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Equivalent Words = Equivalent Emotions?


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#1 petrushkagoogol

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Posted 27 November 2016 - 08:47 PM

Consider 3 common phrases - 

Thank you so much 
Good Day 
Take Care 

When saying the same words : (in the same language irrespective of accent) 

-You use the same facial muscles 
-Air flow over the vocal cords has the same pattern 
-This means air is drawn from the lungs in pretty much the same way 
-This means that heart rate is more or less same (as heart and lungs are connected) 
-This means that emotions are identical (as emotions such as anxiety are a function of heart rate). 

Do you agree ?



#2 exchemist

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Posted 28 November 2016 - 11:57 AM

Consider 3 common phrases - 

Thank you so much 
Good Day 
Take Care 

When saying the same words : (in the same language irrespective of accent) 

-You use the same facial muscles 
-Air flow over the vocal cords has the same pattern 
-This means air is drawn from the lungs in pretty much the same way 
-This means that heart rate is more or less same (as heart and lungs are connected) 
-This means that emotions are identical (as emotions such as anxiety are a function of heart rate). 

Do you agree ?

Nope. All the things you list are just as true - or untrue - of "get lost", are they not? 


Edited by exchemist, 28 November 2016 - 11:58 AM.


#3 HydrogenBond

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Posted 30 November 2016 - 07:49 AM

When the brain writes to memory, emotional valence is added to the memory. This is useful to the animal brain, in that the same memory, when triggered by the environment, will induce the same feeling. The animals see his favorite food. He feels a good feeling and he eats. This reinforces the good feeling based on the tag to the new memory. 

 

As far as these three phrases, it all depends on how your brain associates each term during the creation of memory. They can be the same or different.

 

Language is not universal, but is highly subjective and arbitrary. For example, say we took one person from each language of the world. We gather everyone in a conference room and place an apple in the middle of the room. We will all see the same apple, even though we speak different languages. Visual is universal. However, the noises of each language can be very diverse; arbitrary and subjective, used to express what we all agree we see.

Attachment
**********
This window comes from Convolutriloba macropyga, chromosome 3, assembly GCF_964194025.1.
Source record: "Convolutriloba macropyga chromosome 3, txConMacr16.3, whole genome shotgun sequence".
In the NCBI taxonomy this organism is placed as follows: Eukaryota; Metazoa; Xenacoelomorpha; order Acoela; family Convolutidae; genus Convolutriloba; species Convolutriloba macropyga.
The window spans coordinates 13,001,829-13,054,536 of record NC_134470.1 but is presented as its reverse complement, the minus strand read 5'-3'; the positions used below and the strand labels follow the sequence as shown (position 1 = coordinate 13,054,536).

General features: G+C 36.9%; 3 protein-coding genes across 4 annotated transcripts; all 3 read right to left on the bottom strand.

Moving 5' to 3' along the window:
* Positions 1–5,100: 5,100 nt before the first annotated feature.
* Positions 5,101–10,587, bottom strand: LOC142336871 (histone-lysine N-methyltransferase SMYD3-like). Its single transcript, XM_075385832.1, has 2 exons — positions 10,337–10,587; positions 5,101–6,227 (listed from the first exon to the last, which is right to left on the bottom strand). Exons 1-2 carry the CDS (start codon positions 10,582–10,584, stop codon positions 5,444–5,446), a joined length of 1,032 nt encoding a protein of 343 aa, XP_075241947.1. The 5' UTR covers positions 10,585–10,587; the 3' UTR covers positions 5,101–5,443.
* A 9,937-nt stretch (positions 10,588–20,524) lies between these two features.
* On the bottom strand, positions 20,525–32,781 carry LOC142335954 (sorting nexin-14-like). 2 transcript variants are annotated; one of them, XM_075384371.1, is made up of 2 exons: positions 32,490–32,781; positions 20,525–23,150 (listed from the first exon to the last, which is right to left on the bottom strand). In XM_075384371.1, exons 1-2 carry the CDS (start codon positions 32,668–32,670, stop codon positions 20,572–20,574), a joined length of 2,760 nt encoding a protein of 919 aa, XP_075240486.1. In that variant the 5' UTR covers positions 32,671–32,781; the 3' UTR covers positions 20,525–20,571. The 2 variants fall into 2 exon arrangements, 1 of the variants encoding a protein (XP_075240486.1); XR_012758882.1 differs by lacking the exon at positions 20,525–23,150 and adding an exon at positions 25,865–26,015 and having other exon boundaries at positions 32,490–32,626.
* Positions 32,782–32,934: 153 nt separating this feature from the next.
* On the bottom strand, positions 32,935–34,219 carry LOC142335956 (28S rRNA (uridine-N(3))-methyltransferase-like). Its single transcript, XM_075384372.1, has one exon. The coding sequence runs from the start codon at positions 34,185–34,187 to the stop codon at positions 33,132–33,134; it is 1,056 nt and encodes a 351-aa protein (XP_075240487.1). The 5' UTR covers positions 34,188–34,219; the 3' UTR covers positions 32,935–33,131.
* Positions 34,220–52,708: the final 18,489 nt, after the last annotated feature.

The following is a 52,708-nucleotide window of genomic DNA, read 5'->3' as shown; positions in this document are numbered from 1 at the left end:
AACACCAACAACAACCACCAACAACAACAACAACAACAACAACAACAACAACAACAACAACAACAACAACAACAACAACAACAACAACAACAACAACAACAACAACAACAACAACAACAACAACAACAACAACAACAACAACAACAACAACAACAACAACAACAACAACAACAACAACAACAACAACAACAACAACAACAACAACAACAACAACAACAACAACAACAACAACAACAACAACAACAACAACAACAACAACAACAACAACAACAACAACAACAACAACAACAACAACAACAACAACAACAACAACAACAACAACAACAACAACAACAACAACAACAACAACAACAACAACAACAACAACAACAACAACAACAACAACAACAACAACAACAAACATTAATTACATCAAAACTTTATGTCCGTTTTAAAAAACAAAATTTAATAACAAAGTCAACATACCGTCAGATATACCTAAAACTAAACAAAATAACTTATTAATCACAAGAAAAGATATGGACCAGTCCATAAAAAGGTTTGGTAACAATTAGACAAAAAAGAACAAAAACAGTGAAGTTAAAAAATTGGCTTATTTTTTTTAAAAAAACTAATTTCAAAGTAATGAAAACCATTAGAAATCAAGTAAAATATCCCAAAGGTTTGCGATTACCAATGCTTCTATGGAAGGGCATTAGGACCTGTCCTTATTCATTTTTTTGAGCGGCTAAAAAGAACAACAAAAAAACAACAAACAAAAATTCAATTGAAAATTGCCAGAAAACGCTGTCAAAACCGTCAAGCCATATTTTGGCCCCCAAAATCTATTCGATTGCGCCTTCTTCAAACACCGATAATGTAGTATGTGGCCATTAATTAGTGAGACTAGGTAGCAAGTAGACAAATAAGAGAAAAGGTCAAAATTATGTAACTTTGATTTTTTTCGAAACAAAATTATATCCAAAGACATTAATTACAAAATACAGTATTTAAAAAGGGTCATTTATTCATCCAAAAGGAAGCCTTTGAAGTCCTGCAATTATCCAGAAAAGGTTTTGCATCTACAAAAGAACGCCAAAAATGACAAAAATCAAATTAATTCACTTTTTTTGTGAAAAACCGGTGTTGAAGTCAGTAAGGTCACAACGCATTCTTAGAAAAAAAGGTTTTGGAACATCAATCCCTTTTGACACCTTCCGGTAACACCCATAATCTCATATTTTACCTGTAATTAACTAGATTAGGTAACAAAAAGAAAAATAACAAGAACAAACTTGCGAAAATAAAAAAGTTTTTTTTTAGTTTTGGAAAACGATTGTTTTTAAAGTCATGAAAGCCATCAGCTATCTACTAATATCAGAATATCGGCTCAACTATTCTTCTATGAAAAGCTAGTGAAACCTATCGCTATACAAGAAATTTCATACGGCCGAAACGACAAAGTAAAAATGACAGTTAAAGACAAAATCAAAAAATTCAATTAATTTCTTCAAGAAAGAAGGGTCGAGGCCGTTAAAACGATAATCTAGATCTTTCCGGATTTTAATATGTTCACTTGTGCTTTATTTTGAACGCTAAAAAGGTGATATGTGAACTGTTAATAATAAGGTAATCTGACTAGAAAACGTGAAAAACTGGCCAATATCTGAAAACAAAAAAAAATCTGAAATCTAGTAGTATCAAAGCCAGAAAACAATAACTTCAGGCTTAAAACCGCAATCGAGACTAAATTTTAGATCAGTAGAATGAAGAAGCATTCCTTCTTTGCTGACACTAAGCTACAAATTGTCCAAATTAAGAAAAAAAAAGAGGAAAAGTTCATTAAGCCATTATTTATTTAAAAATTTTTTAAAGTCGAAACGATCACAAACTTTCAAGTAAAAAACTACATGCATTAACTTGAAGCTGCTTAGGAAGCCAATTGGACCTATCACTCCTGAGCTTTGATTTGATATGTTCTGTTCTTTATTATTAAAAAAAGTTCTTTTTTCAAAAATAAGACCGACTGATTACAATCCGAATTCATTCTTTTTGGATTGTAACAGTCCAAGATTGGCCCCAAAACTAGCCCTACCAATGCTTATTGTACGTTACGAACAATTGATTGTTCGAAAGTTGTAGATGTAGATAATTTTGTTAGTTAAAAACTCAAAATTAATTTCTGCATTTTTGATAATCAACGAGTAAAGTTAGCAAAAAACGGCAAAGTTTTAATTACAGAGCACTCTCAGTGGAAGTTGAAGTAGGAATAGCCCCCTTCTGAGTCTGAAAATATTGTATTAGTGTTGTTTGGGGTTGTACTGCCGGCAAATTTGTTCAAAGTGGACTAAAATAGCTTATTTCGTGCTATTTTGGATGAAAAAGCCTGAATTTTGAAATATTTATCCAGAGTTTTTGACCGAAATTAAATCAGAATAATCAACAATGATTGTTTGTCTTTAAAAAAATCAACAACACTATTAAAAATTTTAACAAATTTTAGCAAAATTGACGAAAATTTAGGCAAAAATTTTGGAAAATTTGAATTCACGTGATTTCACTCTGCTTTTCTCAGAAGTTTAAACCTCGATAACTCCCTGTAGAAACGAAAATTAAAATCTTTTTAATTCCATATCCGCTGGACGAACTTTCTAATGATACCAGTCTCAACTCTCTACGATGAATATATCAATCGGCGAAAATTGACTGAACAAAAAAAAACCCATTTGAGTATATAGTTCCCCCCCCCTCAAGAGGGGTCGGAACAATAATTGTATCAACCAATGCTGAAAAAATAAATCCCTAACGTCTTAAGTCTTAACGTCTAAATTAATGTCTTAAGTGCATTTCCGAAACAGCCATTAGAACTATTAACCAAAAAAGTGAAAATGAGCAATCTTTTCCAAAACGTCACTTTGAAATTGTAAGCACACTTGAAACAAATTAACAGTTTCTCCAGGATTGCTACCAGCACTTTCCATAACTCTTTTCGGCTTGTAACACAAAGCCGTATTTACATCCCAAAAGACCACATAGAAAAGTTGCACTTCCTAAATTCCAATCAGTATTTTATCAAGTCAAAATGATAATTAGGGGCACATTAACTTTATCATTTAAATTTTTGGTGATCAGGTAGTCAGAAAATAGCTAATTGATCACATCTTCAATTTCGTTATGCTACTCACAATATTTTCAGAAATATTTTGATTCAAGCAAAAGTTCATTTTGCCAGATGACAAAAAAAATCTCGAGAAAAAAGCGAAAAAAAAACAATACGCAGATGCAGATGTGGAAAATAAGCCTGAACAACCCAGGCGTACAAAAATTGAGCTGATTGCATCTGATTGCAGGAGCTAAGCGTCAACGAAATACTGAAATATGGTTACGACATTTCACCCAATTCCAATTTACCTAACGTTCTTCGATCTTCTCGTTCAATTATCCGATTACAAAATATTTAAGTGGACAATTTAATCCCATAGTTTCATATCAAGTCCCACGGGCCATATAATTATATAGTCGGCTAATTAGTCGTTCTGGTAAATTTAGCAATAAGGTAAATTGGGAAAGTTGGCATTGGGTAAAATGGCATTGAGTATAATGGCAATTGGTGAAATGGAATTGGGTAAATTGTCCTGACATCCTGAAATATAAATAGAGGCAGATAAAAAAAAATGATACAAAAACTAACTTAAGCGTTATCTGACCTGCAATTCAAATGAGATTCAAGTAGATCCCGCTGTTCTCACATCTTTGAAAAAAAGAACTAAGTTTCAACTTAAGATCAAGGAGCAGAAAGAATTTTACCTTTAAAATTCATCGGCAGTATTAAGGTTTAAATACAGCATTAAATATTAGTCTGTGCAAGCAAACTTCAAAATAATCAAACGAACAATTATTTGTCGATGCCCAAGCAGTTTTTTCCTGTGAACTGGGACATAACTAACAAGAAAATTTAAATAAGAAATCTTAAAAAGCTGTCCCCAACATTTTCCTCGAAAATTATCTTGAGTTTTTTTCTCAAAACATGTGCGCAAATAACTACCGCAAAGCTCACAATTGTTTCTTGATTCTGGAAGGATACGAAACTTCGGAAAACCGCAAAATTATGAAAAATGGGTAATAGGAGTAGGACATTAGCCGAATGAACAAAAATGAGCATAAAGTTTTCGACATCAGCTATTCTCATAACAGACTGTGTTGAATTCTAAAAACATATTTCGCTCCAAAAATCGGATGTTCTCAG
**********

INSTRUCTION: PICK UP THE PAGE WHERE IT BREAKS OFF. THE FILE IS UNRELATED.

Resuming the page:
If we like apples, by seeing it, the apple on the table may induce the feeling of like, since it reinforces my memory tag. If someone says the word apple in a strange language, even if this means tasty apple, I may not get the same emotion, since I have no memory with that noise. 

 

Say I say Good Day to strangers .One stranger smiles and says Good Day back. This may create a good tag. The next stranger, does not even acknowledge me, but looks like I have bothered them. Now there is a different tag. There are two different tags, one for each memory application of the word. In the future, I may go through the motions of being polite, with half baked enthusiasm, based on the weighed average.

 

Say we use something like PC language games, where you are told what tag needs to be added to a noise. This memory writing process is based on a subjective social induction, which may not may not correspond to the objectivity of universal visual. I see the apple and feel a certain way. The PC game tells me what I need to feel, so this can be used as the tag. This can create internal problems since one is not being true to themselves; universal visual data. 

 

Say it is PC polite to say good day and smile at everyone as though you are having a good day. You help memory create a subjective good tag since this is polite. This may not correspond to the feedback from the environment, which visually shows that not everyone is having a good day.

 

I suppose the goal is to get the person into alternate reality along with you. 


Edited by HydrogenBond, 30 November 2016 - 08:00 AM.


#4 Farming guy

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Posted 30 November 2016 - 04:54 PM

It is similar to humor.  For example, one of my favorite examples of verbal humor is the one where one person says, " Surely you must be joking!"  to which the hilarious answer is, "No, I'm not, and don't call me 'Shirley'!"  It always makes me laugh, but I know some who are annoyed by that sort of humor.